This brings us back to the question of what attracts attention while searching visual scenes for changes. Accurate change detection is supported by visual attention, which may be controlled exogenously by stimulus features or endogenously by existing or accumulated knowledge about the scene. The inconsistent-object effect supports a role of top–down allocation of attention, but this can also be confounded by bottom–up factors such as visual salience. The Itti and Koch (2000) saliency map model predicts that attention will be allocated to regions of the scene based upon the ordering of saliency peaks, and therefore, such low-level stimulus properties must be carefully controlled when examining potential semantic (top–down) effects. Kelley, Chun, and Chua (2003) made changes (color changes or deletions) to two objects in colored photographs of complex visual scenes and measured reaction times to detect a change during a flicker paradigm. One of the objects was of high contextual significance (central interest) and the other was of low contextual significance (marginal interest). Both objects were matched for color in an attempt to control for low-level visual saliency; however, no objective measure of the overall visual salience of changed regions was used. Their finding that central changes, which are semantically more informative, were preferentially detected compared with marginal changes could therefore still be confounded by bottom–up visual processes. This study by Kelley et al. recognized that competing visual changes need to be matched for visual salience. However, their attempt to match objects for color does not guarantee equivalent overall salience. Background contrast differences and feature orientations of competing objects were not really measured objectively, and therefore, objects that were different in terms of scene interest may have also been nonequivalent in terms of visual salience.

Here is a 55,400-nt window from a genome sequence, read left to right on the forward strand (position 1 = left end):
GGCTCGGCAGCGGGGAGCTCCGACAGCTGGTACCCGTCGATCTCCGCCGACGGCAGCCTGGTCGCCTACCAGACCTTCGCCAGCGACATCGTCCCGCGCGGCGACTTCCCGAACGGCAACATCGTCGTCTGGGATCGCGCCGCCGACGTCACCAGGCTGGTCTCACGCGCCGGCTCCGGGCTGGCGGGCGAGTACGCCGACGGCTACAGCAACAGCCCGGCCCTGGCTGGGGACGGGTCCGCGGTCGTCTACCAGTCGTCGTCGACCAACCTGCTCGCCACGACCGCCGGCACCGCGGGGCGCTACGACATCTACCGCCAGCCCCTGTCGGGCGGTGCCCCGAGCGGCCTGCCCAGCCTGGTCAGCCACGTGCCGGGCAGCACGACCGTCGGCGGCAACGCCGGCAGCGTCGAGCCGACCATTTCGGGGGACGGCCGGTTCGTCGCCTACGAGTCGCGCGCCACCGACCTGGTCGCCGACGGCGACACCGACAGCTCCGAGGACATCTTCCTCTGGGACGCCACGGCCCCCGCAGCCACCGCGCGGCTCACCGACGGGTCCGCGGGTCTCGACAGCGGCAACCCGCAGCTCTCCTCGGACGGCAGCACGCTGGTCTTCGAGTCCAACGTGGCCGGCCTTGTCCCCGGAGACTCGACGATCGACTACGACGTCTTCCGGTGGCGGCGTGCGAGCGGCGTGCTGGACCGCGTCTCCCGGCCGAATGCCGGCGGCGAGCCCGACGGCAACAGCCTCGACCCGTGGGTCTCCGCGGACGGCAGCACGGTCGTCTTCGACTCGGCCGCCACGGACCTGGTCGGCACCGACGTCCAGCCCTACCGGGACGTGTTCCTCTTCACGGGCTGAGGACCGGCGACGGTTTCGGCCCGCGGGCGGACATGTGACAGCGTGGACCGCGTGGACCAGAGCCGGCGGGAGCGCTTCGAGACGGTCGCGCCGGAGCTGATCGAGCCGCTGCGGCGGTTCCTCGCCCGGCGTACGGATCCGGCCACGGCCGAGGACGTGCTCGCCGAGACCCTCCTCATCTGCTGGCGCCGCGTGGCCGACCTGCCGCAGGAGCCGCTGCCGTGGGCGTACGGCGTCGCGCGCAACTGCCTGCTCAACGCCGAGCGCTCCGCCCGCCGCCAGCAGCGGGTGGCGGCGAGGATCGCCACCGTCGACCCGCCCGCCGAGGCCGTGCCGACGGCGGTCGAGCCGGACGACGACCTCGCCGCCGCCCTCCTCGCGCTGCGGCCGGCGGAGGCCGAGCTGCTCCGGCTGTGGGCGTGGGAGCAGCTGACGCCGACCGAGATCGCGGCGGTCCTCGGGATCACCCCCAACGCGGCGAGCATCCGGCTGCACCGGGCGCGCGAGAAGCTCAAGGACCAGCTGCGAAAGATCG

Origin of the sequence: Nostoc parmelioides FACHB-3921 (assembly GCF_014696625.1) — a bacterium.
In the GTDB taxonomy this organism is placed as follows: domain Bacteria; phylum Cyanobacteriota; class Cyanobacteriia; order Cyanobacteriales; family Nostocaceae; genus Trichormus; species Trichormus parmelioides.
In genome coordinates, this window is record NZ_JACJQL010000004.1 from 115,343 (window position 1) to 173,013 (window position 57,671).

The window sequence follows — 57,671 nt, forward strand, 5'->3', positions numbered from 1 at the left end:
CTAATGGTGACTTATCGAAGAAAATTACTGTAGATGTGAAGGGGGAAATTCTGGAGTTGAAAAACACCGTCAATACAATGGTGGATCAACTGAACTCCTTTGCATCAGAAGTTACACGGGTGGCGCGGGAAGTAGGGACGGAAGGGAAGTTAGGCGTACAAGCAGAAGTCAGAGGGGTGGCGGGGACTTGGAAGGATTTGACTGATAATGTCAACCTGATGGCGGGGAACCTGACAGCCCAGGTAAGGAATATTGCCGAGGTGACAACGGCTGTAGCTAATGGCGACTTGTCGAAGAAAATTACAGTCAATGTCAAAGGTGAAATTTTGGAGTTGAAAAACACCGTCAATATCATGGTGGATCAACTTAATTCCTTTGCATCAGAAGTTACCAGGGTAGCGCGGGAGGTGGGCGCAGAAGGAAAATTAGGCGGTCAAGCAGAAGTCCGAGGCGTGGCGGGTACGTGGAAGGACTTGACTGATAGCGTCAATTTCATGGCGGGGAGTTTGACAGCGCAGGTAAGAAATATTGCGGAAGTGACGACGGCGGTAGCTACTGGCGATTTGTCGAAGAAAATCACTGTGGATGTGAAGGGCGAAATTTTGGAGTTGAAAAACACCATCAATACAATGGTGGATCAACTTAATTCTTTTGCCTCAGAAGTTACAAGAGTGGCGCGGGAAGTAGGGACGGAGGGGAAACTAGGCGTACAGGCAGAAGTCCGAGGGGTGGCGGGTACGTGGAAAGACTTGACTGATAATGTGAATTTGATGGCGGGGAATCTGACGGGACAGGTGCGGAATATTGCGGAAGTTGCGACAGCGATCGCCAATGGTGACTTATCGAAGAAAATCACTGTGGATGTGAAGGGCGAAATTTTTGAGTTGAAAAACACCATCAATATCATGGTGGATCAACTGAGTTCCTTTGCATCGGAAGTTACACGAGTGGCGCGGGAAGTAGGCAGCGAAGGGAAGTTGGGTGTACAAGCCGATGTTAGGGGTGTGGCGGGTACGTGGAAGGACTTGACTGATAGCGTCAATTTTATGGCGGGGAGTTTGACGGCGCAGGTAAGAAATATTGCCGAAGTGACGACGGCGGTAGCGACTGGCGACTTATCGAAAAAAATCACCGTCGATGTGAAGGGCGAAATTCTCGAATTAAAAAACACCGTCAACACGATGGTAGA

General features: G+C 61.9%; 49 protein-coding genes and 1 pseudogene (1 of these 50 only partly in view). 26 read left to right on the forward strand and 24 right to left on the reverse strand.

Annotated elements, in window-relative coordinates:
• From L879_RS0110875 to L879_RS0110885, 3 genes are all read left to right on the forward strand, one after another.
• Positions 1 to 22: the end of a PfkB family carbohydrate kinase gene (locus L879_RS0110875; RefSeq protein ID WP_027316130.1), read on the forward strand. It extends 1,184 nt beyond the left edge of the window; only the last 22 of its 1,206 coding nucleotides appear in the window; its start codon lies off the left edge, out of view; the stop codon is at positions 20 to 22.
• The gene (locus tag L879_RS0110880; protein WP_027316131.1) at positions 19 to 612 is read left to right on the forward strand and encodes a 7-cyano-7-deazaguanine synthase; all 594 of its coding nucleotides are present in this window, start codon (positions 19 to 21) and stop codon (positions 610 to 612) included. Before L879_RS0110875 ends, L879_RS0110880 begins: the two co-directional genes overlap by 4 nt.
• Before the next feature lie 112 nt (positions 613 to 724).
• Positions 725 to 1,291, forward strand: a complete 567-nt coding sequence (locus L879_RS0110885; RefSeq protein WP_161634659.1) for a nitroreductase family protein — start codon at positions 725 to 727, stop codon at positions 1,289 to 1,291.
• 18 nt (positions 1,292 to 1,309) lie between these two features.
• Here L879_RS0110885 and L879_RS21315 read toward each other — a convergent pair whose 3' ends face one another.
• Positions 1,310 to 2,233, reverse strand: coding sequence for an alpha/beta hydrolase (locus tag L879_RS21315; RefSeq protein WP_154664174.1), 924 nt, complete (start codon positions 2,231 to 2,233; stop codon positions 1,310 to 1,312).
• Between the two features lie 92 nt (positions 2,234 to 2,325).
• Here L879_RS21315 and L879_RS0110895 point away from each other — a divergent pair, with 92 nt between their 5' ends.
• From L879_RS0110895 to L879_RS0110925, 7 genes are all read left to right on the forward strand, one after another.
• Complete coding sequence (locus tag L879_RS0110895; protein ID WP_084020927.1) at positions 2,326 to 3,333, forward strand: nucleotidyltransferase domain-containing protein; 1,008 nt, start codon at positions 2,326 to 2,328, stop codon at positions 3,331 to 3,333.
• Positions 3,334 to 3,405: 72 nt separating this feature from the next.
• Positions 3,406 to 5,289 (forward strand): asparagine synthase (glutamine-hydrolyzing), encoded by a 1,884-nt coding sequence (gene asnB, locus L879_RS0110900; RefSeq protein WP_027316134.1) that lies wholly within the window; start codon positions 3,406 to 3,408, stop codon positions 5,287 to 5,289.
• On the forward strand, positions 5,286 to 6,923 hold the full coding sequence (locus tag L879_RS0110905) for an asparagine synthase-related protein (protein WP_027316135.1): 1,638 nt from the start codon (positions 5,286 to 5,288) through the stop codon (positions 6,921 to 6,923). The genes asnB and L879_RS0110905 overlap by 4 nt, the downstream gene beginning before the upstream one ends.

This study addresses the potential confound of low-level visual salience being responsible for the inconsistent-object advantage by independently manipulating semantic (scene-schema consistency) and visual salience. This allows us to determine whether the inconsistent-object advantage reported by some is simply a by-product of low-level visual factors attracting early attention. If this is the case, then we would expect to find an interaction between visual and semantic salience when both are independently manipulated. That is, responses to inconsistent objects would be faster only when they are also highly visually salient. The present experiment made changes to both scene-consistent and -inconsistent objects, which were objectively rated as having high or low visual salience using a software derived from the computational model of Itti and Koch (2000). Based on this model, we might hypothesize that change detection will be faster and more accurate when changes are made to objects with high visual salience compared with those with low salience, as these objects would afford earlier fixations. This would be in alignment with the findings of Wright (2005), who reported that change detection in natural scenes could be predicted from a single overall saliency output based on a topographic saliency map (Itti & Koch, 2000). He found significant positive correlations between three subjective measures of salience and percentage change detection; however, when quantitative measures of visual components of the images were calculated (spatiotemporal contrast differences and channel response differences), none of these were found to be significant predictors of change detection. This highlights that change detection is not dependent on any individual visual characteristic of the scene but more likely on a combination of such characteristics, which, in addition, may be influenced by top–down processes. When semantic information is low, bottom–up processes may have a greater influence on the allocation of attention and, therefore, on change detection. When semantic information is high, as is often the case with complex scenes, low-level factors such as visual salience may be less important.